San Diego County Gets Cash to Monitor Risky DUI Offenders
It’s no secret that when a DUI offender drives drunk for the second time, it’s serious. A first offense can be a mistake in judgement, but a second indicates that a driver has a disregard for the lives of innocent people. A tiered system of punishments are in place, but sometimes it takes more to keep repeat DUI offenders off the road. San Diego County just got more of what it needs: money.
A half-million dollar grant will be used to monitor high-risk DUI offenders to see that they don’t drive while impaired again. The money comes from the California Office of Traffic Safety.
Monitoring – The Vital Link in DUI Prevention
Every state has anti-drunk driving laws, with punishments ranging from fines to community service to imprisonment. Every state has an ignition interlock requirement of some kind, and 30 states now give drunk driving offenders access to the devices after a first offense. An ignition interlock, or car breathalyzer, prevents a vehicle from starting if the driver has been drinking.
Unfortunately, a punishment or other single measure often isn’t enough in the case of repeat drunk drivers. Many of them have severe alcohol or behavioral issues, which means that they’ll reoffend unless they are monitored. The best way is probably the sobriety court model, in which a case officer supervises the ignition interlock installation, monitors the data, and ensures that the offender gets proper treatment.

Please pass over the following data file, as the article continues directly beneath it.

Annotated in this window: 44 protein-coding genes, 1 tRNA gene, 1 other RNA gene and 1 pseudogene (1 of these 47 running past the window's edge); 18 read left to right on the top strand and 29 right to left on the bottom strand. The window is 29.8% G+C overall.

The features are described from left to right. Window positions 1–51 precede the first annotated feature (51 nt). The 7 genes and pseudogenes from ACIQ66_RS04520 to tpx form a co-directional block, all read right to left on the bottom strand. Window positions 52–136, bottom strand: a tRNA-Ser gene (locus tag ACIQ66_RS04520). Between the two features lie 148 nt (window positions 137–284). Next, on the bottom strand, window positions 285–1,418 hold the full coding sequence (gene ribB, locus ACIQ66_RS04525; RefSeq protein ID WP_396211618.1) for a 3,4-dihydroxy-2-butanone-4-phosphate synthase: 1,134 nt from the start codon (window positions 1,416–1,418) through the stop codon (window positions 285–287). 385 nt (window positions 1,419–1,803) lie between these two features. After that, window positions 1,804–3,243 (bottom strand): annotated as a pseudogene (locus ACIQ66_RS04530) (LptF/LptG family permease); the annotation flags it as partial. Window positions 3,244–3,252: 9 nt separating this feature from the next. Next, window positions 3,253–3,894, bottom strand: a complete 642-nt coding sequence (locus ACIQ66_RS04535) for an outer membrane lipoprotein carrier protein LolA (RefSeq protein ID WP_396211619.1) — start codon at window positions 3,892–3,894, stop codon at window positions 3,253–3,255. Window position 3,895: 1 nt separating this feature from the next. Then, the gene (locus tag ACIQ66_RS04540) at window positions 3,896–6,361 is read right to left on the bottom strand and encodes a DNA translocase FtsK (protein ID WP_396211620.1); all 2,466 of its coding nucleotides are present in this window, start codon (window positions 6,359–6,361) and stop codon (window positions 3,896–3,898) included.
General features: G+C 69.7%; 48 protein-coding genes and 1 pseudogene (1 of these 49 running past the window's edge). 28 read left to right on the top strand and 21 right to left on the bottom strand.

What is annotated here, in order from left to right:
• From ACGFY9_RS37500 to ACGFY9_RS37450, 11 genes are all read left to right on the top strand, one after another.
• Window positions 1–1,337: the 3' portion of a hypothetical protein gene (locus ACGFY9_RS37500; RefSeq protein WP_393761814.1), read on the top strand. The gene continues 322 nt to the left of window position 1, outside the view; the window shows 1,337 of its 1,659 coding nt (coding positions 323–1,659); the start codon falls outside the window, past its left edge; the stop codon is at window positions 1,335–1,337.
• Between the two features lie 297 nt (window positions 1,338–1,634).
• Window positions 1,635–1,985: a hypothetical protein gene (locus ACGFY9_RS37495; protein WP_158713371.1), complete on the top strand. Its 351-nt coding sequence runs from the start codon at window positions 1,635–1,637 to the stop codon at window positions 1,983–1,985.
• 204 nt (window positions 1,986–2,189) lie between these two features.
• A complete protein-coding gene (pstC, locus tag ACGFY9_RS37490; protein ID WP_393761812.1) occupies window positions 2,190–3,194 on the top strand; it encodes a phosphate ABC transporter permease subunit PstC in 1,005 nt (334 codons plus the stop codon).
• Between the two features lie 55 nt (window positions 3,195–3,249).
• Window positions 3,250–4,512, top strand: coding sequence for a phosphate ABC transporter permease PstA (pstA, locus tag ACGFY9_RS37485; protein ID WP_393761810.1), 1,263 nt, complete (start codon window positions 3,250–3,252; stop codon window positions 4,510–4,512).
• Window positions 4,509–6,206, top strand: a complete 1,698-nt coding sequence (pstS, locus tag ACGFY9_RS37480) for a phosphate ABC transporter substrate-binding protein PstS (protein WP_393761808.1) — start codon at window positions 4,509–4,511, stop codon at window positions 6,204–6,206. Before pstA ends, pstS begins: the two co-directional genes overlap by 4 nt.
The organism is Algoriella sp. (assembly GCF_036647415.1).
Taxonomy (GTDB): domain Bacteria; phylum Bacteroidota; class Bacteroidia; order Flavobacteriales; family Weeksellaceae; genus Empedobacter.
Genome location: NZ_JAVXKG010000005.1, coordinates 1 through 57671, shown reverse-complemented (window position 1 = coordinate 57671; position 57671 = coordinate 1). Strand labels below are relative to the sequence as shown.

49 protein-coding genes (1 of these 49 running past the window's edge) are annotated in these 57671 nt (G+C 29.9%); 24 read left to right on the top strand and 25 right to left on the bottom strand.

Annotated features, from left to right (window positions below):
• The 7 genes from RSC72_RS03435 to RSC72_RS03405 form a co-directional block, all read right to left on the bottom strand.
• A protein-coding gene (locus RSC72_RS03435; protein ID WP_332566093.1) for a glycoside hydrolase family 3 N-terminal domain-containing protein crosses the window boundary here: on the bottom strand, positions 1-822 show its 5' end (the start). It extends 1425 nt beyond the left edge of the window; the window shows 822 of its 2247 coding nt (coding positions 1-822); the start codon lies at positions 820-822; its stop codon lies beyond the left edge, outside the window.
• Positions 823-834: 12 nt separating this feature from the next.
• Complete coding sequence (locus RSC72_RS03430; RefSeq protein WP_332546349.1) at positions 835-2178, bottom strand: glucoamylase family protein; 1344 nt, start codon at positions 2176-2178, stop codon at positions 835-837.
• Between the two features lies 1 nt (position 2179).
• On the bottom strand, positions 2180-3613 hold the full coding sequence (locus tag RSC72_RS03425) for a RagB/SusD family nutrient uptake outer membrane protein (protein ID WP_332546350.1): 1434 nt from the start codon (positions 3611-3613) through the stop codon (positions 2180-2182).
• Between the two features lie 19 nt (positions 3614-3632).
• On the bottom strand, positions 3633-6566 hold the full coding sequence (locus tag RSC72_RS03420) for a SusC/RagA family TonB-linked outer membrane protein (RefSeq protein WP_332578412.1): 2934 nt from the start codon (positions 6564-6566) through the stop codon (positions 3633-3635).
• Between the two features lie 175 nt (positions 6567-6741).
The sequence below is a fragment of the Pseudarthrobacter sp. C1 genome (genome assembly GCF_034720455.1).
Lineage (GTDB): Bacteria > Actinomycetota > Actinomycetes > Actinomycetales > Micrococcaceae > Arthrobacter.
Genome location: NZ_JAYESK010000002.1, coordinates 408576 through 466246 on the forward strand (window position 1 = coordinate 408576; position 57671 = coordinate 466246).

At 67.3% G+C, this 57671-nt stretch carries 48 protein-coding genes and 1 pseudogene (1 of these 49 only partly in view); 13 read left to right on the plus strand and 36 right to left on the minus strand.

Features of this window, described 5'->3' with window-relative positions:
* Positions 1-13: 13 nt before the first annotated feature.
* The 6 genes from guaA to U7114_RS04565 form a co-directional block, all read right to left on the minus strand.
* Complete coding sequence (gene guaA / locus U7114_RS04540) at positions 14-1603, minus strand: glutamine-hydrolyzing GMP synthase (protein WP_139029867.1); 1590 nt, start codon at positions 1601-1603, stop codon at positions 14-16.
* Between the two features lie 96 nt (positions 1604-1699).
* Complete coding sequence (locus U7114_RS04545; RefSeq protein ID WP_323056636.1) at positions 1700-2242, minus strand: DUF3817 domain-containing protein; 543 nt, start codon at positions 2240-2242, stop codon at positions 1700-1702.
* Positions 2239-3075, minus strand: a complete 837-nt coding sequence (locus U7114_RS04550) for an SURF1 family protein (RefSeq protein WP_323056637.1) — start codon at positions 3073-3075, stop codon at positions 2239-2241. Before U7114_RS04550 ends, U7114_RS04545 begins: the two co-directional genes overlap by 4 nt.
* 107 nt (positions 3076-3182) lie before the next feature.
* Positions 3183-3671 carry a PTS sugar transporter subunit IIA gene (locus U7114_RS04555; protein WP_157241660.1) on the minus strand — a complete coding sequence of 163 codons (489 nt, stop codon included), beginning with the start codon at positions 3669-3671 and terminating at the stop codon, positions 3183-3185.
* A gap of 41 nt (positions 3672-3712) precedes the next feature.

The grant to San Diego County will ensure that probation officers follow up on “intensive monitoring paired with treatment and counseling” with DUI offenders. That will include monitoring ignition interlock installation and monitoring.
While San Diego County does not mandate ignition interlocks for all offenses yet – that law will take effect in 2019 – it does employ them sometimes, and the new, better-funded probation efforts will be an important defense against drunk driving for the people of the county.
Probation Monitoring – Money Well Spent
The funds that go to ensure that DUI offenders comply with their counseling requirements are funds that keep many of those offenders out of prison. That’s a good deal for taxpayers. And the presence of fewer drunk drivers on the roads is a benefit to everyone. Our thanks to COTS. Let’s hope the success of the program is measured and noted, so that – eventually – such probation monitoring becomes an integral part of California’s DUI program.